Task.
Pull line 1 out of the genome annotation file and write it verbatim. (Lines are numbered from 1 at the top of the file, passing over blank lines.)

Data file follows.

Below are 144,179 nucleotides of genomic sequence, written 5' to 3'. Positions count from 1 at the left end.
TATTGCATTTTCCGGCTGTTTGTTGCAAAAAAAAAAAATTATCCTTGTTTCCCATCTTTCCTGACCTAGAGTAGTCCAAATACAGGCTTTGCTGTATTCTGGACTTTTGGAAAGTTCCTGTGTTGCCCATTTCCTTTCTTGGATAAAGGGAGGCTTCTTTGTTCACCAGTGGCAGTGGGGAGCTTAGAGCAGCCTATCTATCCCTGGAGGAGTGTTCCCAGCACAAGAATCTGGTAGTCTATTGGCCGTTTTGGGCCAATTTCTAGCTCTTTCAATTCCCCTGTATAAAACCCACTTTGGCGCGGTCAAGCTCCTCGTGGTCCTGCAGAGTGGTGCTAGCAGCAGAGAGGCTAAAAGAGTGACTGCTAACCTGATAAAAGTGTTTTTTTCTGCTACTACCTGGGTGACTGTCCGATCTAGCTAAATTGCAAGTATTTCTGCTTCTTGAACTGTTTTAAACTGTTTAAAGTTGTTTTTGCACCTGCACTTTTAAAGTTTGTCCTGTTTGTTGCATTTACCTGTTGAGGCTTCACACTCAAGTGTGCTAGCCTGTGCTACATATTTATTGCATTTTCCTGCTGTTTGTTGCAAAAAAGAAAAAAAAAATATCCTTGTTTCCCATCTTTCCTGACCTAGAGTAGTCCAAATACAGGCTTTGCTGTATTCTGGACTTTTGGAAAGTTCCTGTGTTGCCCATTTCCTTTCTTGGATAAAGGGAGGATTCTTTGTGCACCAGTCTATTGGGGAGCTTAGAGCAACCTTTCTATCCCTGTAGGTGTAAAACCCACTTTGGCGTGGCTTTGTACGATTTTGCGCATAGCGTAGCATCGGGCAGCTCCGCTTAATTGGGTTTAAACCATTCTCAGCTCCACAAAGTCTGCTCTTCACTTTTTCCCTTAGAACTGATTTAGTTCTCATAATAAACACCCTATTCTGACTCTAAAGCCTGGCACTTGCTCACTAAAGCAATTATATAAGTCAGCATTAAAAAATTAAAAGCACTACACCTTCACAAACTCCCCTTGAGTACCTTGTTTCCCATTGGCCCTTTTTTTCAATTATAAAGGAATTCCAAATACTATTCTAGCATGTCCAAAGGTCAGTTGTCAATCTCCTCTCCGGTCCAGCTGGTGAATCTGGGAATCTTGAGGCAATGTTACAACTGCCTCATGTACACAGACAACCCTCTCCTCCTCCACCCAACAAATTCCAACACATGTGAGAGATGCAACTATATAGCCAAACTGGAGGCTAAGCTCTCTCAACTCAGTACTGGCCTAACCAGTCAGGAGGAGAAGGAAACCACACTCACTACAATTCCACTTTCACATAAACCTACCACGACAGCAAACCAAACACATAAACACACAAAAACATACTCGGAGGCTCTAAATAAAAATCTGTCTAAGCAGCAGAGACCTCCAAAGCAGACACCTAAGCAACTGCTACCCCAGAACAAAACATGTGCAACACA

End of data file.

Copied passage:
Below are 144,179 nucleotides of genomic sequence, written 5' to 3'. Positions count from 1 at the left end.